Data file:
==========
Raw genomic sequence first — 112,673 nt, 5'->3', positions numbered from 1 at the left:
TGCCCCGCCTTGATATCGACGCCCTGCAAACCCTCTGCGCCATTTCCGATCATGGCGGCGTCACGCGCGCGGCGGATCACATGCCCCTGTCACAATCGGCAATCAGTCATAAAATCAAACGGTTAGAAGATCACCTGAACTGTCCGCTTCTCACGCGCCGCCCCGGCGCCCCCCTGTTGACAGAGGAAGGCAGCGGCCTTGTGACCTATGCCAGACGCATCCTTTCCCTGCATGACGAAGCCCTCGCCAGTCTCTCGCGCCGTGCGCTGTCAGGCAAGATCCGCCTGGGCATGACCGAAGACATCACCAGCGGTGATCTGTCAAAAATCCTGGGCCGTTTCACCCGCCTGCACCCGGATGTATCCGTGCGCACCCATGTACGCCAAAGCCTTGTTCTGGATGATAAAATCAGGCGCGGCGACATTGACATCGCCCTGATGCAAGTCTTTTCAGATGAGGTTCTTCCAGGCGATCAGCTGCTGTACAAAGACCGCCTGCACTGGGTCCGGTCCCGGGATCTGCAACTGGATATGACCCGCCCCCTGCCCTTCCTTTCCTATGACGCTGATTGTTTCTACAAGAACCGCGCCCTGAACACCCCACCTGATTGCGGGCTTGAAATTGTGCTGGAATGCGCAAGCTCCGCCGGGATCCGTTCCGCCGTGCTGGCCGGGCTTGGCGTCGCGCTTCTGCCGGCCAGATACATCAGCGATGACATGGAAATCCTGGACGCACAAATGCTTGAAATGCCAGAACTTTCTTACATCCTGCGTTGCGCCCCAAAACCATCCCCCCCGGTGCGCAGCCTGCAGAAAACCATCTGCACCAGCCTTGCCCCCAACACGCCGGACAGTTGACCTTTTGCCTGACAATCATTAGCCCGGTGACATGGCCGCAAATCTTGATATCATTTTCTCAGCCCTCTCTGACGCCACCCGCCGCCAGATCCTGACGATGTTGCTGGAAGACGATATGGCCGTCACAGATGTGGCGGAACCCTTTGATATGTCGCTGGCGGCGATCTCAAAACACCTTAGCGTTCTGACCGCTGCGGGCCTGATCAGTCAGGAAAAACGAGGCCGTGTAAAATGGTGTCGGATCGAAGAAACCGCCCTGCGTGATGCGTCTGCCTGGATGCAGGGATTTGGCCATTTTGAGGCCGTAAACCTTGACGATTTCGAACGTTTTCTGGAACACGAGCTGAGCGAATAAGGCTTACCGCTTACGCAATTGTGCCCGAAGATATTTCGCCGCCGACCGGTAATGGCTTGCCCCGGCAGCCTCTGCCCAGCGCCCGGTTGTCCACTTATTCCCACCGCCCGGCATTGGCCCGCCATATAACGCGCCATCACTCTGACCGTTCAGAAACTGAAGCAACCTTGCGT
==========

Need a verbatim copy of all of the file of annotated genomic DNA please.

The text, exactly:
Raw genomic sequence first — 112,673 nt, 5'->3', positions numbered from 1 at the left:
TGCCCCGCCTTGATATCGACGCCCTGCAAACCCTCTGCGCCATTTCCGATCATGGCGGCGTCACGCGCGCGGCGGATCACATGCCCCTGTCACAATCGGCAATCAGTCATAAAATCAAACGGTTAGAAGATCACCTGAACTGTCCGCTTCTCACGCGCCGCCCCGGCGCCCCCCTGTTGACAGAGGAAGGCAGCGGCCTTGTGACCTATGCCAGACGCATCCTTTCCCTGCATGACGAAGCCCTCGCCAGTCTCTCGCGCCGTGCGCTGTCAGGCAAGATCCGCCTGGGCATGACCGAAGACATCACCAGCGGTGATCTGTCAAAAATCCTGGGCCGTTTCACCCGCCTGCACCCGGATGTATCCGTGCGCACCCATGTACGCCAAAGCCTTGTTCTGGATGATAAAATCAGGCGCGGCGACATTGACATCGCCCTGATGCAAGTCTTTTCAGATGAGGTTCTTCCAGGCGATCAGCTGCTGTACAAAGACCGCCTGCACTGGGTCCGGTCCCGGGATCTGCAACTGGATATGACCCGCCCCCTGCCCTTCCTTTCCTATGACGCTGATTGTTTCTACAAGAACCGCGCCCTGAACACCCCACCTGATTGCGGGCTTGAAATTGTGCTGGAATGCGCAAGCTCCGCCGGGATCCGTTCCGCCGTGCTGGCCGGGCTTGGCGTCGCGCTTCTGCCGGCCAGATACATCAGCGATGACATGGAAATCCTGGACGCACAAATGCTTGAAATGCCAGAACTTTCTTACATCCTGCGTTGCGCCCCAAAACCATCCCCCCCGGTGCGCAGCCTGCAGAAAACCATCTGCACCAGCCTTGCCCCCAACACGCCGGACAGTTGACCTTTTGCCTGACAATCATTAGCCCGGTGACATGGCCGCAAATCTTGATATCATTTTCTCAGCCCTCTCTGACGCCACCCGCCGCCAGATCCTGACGATGTTGCTGGAAGACGATATGGCCGTCACAGATGTGGCGGAACCCTTTGATATGTCGCTGGCGGCGATCTCAAAACACCTTAGCGTTCTGACCGCTGCGGGCCTGATCAGTCAGGAAAAACGAGGCCGTGTAAAATGGTGTCGGATCGAAGAAACCGCCCTGCGTGATGCGTCTGCCTGGATGCAGGGATTTGGCCATTTTGAGGCCGTAAACCTTGACGATTTCGAACGTTTTCTGGAACACGAGCTGAGCGAATAAGGCTTACCGCTTACGCAATTGTGCCCGAAGATATTTCGCCGCCGACCGGTAATGGCTTGCCCCGGCAGCCTCTGCCCAGCGCCCGGTTGTCCACTTATTCCCACCGCCCGGCATTGGCCCGCCATATAACGCGCCATCACTCTGACCGTTCAGAAACTGAAGCAACCTTGCGT